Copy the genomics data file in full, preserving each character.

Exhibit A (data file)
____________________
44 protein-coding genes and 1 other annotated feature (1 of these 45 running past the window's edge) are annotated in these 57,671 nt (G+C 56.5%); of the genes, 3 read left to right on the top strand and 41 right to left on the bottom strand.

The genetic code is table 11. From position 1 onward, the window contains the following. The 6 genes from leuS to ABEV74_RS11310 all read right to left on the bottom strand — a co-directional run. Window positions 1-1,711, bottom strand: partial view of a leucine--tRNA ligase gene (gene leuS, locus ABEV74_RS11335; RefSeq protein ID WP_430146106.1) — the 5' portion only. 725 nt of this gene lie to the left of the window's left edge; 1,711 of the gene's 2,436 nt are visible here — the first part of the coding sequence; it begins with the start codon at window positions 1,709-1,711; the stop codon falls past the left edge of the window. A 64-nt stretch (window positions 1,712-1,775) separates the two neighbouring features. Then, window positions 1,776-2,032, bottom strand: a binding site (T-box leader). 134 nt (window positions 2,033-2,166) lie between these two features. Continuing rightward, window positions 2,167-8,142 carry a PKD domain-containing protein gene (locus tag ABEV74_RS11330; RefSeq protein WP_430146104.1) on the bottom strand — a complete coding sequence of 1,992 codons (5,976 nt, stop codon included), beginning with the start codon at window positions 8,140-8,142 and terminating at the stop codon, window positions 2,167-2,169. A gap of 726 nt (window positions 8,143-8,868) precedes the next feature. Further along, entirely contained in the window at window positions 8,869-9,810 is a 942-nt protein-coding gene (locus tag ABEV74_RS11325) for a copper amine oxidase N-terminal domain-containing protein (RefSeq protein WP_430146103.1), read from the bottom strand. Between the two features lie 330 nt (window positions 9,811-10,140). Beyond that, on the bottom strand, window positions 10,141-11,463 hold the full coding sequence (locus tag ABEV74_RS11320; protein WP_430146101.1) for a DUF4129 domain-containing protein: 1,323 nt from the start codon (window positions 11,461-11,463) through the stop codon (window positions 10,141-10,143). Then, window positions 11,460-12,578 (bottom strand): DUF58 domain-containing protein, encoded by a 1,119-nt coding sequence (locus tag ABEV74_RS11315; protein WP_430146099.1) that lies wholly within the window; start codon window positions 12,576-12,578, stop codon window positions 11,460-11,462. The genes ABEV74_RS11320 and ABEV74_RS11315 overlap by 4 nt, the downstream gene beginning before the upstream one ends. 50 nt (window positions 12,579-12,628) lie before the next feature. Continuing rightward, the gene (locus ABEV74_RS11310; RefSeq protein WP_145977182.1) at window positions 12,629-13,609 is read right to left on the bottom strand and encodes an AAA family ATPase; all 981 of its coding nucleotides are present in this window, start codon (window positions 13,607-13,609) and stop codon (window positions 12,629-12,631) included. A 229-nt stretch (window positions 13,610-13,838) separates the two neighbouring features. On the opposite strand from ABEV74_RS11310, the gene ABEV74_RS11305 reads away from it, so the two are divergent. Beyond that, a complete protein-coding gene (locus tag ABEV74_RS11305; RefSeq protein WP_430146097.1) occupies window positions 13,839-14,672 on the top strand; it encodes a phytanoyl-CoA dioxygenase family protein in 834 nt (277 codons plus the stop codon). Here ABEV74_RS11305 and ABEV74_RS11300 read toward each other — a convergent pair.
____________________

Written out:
44 protein-coding genes and 1 other annotated feature (1 of these 45 running past the window's edge) are annotated in these 57,671 nt (G+C 56.5%); of the genes, 3 read left to right on the top strand and 41 right to left on the bottom strand.

The genetic code is table 11. From position 1 onward, the window contains the following. The 6 genes from leuS to ABEV74_RS11310 all read right to left on the bottom strand — a co-directional run. Window positions 1-1,711, bottom strand: partial view of a leucine--tRNA ligase gene (gene leuS, locus ABEV74_RS11335; RefSeq protein ID WP_430146106.1) — the 5' portion only. 725 nt of this gene lie to the left of the window's left edge; 1,711 of the gene's 2,436 nt are visible here — the first part of the coding sequence; it begins with the start codon at window positions 1,709-1,711; the stop codon falls past the left edge of the window. A 64-nt stretch (window positions 1,712-1,775) separates the two neighbouring features. Then, window positions 1,776-2,032, bottom strand: a binding site (T-box leader). 134 nt (window positions 2,033-2,166) lie between these two features. Continuing rightward, window positions 2,167-8,142 carry a PKD domain-containing protein gene (locus tag ABEV74_RS11330; RefSeq protein WP_430146104.1) on the bottom strand — a complete coding sequence of 1,992 codons (5,976 nt, stop codon included), beginning with the start codon at window positions 8,140-8,142 and terminating at the stop codon, window positions 2,167-2,169. A gap of 726 nt (window positions 8,143-8,868) precedes the next feature. Further along, entirely contained in the window at window positions 8,869-9,810 is a 942-nt protein-coding gene (locus tag ABEV74_RS11325) for a copper amine oxidase N-terminal domain-containing protein (RefSeq protein WP_430146103.1), read from the bottom strand. Between the two features lie 330 nt (window positions 9,811-10,140). Beyond that, on the bottom strand, window positions 10,141-11,463 hold the full coding sequence (locus tag ABEV74_RS11320; protein WP_430146101.1) for a DUF4129 domain-containing protein: 1,323 nt from the start codon (window positions 11,461-11,463) through the stop codon (window positions 10,141-10,143). Then, window positions 11,460-12,578 (bottom strand): DUF58 domain-containing protein, encoded by a 1,119-nt coding sequence (locus tag ABEV74_RS11315; protein WP_430146099.1) that lies wholly within the window; start codon window positions 12,576-12,578, stop codon window positions 11,460-11,462. The genes ABEV74_RS11320 and ABEV74_RS11315 overlap by 4 nt, the downstream gene beginning before the upstream one ends. 50 nt (window positions 12,579-12,628) lie before the next feature. Continuing rightward, the gene (locus ABEV74_RS11310; RefSeq protein WP_145977182.1) at window positions 12,629-13,609 is read right to left on the bottom strand and encodes an AAA family ATPase; all 981 of its coding nucleotides are present in this window, start codon (window positions 13,607-13,609) and stop codon (window positions 12,629-12,631) included. A 229-nt stretch (window positions 13,610-13,838) separates the two neighbouring features. On the opposite strand from ABEV74_RS11310, the gene ABEV74_RS11305 reads away from it, so the two are divergent. Beyond that, a complete protein-coding gene (locus tag ABEV74_RS11305; RefSeq protein WP_430146097.1) occupies window positions 13,839-14,672 on the top strand; it encodes a phytanoyl-CoA dioxygenase family protein in 834 nt (277 codons plus the stop codon). Here ABEV74_RS11305 and ABEV74_RS11300 read toward each other — a convergent pair.